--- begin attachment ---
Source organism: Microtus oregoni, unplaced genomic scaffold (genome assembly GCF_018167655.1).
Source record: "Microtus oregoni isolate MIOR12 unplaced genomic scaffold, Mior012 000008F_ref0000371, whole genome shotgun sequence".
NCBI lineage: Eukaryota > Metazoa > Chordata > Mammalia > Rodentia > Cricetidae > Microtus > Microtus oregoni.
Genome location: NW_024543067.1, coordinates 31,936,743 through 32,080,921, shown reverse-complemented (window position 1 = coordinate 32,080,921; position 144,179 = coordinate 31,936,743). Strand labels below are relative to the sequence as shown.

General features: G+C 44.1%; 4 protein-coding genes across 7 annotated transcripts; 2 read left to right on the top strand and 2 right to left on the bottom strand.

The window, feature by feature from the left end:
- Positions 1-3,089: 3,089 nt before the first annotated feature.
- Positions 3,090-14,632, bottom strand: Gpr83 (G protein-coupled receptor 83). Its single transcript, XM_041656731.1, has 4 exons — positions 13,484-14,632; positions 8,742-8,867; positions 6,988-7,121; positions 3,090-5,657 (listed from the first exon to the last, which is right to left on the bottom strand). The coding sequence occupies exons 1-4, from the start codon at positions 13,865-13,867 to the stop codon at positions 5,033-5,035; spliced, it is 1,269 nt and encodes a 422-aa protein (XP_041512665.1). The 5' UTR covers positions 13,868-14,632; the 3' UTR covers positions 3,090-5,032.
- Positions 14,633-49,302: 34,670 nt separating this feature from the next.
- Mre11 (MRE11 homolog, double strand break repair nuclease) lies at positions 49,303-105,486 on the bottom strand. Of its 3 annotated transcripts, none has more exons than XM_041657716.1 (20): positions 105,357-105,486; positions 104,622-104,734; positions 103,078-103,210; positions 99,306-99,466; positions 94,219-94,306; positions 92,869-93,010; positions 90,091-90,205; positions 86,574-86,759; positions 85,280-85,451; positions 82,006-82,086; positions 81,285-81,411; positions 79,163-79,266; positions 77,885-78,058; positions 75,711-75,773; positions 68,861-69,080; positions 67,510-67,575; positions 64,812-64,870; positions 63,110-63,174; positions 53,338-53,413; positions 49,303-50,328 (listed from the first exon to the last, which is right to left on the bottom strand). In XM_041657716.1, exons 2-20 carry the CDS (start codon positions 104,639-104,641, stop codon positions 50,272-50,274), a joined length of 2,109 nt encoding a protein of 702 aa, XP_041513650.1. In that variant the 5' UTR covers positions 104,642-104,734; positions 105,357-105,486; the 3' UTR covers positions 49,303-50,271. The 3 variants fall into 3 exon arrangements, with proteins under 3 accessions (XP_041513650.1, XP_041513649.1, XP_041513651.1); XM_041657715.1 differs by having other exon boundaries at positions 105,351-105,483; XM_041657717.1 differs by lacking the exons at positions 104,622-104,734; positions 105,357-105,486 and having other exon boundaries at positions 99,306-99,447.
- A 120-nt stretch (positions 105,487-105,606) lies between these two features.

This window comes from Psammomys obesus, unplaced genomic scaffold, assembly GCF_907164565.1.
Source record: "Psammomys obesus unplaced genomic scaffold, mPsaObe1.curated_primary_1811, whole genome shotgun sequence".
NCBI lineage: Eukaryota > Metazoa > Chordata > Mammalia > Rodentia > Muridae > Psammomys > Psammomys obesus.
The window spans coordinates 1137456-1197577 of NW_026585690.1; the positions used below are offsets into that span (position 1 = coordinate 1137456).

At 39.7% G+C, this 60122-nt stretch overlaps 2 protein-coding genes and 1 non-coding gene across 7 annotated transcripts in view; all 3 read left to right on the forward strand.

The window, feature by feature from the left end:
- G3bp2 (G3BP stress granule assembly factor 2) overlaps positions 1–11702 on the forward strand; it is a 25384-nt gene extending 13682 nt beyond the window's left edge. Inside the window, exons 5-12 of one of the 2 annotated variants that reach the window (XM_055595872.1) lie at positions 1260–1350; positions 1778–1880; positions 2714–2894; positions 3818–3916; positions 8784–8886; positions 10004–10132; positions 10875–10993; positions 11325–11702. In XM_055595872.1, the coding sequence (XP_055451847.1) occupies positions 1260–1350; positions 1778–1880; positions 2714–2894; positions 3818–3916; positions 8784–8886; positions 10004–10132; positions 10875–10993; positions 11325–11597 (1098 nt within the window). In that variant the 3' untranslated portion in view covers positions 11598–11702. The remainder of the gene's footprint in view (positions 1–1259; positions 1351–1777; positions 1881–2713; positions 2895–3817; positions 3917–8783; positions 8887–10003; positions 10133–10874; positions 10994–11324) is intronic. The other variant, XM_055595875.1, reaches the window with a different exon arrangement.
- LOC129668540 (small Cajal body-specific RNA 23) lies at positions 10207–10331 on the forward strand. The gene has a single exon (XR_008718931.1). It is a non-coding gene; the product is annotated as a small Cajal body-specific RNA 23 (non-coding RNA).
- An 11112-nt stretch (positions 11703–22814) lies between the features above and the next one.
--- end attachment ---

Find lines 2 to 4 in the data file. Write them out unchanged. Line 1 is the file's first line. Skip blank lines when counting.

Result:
Source record: "Microtus oregoni isolate MIOR12 unplaced genomic scaffold, Mior012 000008F_ref0000371, whole genome shotgun sequence".
NCBI lineage: Eukaryota > Metazoa > Chordata > Mammalia > Rodentia > Cricetidae > Microtus > Microtus oregoni.
Genome location: NW_024543067.1, coordinates 31,936,743 through 32,080,921, shown reverse-complemented (window position 1 = coordinate 32,080,921; position 144,179 = coordinate 31,936,743). Strand labels below are relative to the sequence as shown.